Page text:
The New York architects Henri Smith-Miller and Laura Hawkinson are very involved in contemporary architectural issues, their intent being to weave together theory and action, design and execution, praxis and teaching. Their architecture draws both from an art of construction, which is sophisticated and well-proven (Glass Museum, 1994), and from an openness, and an availability to contemporary culture in all its forms. Smith-Miller and Hawkinson’s markedly transversal praxis thus looks for fertile associations in other areas of thought and in other disciplines: with the artist Barbara Kruger and the landscape artist Nicholas Quennell (Imperfect Utopia: A Park for the New World, Raleigh Museum of Fine Arts,1987-96; Elliot Bay Waterfront, Seattle, 1989), with the artist/writer Silvia Kolbowski and the architect/historian Kenneth Frampton (MAXmin House, 1993). In 2004, in New York, they installed their Freedom of Expression National Monument, a gigantic red megaphone, produced in collaboration with the artist John Malpede.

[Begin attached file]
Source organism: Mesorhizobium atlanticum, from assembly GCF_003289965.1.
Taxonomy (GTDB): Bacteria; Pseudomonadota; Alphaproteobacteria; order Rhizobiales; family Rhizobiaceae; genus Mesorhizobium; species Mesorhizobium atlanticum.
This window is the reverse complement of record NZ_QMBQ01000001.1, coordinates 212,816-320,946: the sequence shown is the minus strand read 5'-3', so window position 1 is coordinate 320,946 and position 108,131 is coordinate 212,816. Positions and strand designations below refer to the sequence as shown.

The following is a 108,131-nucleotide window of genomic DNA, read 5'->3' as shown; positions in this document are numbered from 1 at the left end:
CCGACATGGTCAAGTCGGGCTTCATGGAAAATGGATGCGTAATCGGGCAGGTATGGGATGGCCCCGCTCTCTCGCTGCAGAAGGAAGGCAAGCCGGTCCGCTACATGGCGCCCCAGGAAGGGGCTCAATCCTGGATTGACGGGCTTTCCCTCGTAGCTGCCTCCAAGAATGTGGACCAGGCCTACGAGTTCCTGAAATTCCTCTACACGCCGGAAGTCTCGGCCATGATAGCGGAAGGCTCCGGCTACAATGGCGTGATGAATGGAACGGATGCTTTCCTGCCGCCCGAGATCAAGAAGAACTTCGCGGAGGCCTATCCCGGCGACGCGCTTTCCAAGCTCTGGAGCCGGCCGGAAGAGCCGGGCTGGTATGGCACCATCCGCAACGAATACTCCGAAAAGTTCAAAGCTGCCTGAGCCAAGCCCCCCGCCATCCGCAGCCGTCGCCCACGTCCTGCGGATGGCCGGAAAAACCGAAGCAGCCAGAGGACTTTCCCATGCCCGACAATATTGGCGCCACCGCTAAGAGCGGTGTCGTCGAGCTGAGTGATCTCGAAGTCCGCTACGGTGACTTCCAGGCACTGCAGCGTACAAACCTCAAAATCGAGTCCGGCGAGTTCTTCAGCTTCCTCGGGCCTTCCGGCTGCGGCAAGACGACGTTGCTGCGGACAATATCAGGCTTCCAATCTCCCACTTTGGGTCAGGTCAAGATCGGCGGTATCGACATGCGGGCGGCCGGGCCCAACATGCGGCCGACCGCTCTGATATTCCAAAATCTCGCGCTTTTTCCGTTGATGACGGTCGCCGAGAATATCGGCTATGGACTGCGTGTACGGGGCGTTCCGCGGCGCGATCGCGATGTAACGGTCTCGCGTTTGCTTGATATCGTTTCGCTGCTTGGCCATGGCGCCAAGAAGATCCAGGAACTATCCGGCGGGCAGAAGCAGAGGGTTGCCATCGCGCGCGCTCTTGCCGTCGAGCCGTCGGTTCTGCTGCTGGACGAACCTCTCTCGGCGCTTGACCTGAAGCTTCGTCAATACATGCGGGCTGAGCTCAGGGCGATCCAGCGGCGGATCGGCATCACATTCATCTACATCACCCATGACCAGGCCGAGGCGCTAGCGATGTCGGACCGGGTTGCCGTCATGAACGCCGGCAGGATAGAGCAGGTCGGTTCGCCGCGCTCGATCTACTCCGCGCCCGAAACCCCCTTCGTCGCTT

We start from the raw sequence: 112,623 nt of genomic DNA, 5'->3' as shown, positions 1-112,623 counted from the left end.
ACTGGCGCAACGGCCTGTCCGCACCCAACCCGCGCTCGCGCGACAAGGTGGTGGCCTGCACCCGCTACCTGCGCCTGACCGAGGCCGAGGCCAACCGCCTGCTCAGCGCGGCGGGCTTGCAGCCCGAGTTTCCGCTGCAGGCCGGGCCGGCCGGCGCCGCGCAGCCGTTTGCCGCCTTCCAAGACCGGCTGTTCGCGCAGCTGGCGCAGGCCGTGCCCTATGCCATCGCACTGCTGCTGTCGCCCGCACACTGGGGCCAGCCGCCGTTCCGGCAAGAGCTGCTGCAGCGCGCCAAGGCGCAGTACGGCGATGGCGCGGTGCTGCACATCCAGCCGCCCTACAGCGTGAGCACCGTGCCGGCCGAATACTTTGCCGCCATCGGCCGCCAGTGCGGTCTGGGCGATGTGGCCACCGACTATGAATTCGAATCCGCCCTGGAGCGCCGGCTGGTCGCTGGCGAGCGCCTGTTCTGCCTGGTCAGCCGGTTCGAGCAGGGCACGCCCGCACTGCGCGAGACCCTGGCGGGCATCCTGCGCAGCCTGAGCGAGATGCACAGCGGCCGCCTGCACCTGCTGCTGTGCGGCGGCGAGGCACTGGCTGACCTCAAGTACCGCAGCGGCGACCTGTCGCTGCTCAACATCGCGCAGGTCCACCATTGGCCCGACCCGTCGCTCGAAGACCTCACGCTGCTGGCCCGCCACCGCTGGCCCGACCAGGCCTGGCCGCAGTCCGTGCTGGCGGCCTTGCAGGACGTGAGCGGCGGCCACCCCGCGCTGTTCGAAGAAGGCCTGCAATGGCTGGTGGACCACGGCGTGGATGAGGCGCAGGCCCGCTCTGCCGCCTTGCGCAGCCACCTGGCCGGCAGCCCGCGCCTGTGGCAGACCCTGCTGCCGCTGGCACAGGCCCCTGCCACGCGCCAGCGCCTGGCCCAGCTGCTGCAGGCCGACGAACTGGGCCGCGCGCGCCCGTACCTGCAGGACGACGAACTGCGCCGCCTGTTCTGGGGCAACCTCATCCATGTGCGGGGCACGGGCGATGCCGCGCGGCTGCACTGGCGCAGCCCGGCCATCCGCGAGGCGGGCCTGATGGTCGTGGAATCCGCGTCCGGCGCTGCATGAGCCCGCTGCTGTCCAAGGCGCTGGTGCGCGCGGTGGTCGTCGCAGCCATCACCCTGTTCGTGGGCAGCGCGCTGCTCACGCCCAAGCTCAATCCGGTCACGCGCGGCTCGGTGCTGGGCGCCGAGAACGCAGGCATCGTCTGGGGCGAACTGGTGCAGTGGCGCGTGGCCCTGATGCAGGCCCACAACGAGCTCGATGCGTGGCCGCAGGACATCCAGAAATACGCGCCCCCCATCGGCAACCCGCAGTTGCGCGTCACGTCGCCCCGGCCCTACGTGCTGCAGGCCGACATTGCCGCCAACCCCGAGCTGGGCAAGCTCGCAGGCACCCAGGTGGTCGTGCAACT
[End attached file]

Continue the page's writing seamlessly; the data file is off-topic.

It was in 1983 that the New York architect Henri Smith-Miller (1942), a former collaborator with Michael Graves and Richard Meier, and Laura Hawkinson (1952) , fresh from Berkeley, and then Cooper Union, where she trained as an architect, formed an association. Established in New York under the name of SMH+, their agency today is involved in many different activities, for public and private construction projects, one such being the House for A Film Producer (Los Angeles, 2010), published in international architecture magazines.